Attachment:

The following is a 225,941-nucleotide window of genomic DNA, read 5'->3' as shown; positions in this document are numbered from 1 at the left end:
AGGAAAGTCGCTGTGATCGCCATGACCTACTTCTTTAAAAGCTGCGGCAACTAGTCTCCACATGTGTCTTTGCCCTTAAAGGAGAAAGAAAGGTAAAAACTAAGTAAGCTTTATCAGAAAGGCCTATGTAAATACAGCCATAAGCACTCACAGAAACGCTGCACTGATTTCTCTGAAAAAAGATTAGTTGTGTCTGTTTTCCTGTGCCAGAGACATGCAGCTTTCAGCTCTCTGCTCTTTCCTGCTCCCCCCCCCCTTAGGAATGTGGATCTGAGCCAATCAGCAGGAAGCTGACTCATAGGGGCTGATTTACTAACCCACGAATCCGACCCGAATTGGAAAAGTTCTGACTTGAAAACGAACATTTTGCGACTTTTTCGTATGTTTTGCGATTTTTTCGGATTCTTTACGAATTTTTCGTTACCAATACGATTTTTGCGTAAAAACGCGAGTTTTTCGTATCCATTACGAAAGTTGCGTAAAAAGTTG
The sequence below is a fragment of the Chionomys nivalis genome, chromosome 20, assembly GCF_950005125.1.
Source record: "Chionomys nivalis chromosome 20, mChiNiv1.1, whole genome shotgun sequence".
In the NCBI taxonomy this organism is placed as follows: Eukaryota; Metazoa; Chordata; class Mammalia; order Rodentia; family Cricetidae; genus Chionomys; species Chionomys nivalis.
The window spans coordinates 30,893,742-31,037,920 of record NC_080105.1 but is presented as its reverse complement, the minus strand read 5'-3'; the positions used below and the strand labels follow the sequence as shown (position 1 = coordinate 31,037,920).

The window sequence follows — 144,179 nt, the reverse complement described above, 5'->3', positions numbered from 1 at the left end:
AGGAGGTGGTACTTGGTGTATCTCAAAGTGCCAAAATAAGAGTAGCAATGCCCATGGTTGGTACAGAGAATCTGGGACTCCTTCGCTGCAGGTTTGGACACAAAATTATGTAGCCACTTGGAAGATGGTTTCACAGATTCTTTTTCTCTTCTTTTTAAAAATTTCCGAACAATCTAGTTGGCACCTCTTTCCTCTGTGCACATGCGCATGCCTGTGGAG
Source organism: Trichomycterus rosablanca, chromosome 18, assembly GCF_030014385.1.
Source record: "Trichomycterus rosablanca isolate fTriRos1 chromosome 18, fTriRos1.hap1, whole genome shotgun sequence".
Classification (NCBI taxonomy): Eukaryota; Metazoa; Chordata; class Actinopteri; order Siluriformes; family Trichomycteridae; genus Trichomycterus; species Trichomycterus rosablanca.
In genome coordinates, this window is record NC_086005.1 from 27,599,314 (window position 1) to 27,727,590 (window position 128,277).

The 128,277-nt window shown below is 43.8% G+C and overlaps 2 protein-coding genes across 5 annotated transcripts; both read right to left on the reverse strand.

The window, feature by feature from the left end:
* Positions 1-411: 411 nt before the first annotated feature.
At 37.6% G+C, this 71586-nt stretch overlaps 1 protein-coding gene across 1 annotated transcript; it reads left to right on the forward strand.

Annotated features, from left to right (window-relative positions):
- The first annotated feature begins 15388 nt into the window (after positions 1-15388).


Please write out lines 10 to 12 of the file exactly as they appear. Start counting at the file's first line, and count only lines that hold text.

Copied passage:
Source record: "Trichomycterus rosablanca isolate fTriRos1 chromosome 18, fTriRos1.hap1, whole genome shotgun sequence".
Classification (NCBI taxonomy): Eukaryota; Metazoa; Chordata; class Actinopteri; order Siluriformes; family Trichomycteridae; genus Trichomycterus; species Trichomycterus rosablanca.
In genome coordinates, this window is record NC_086005.1 from 27,599,314 (window position 1) to 27,727,590 (window position 128,277).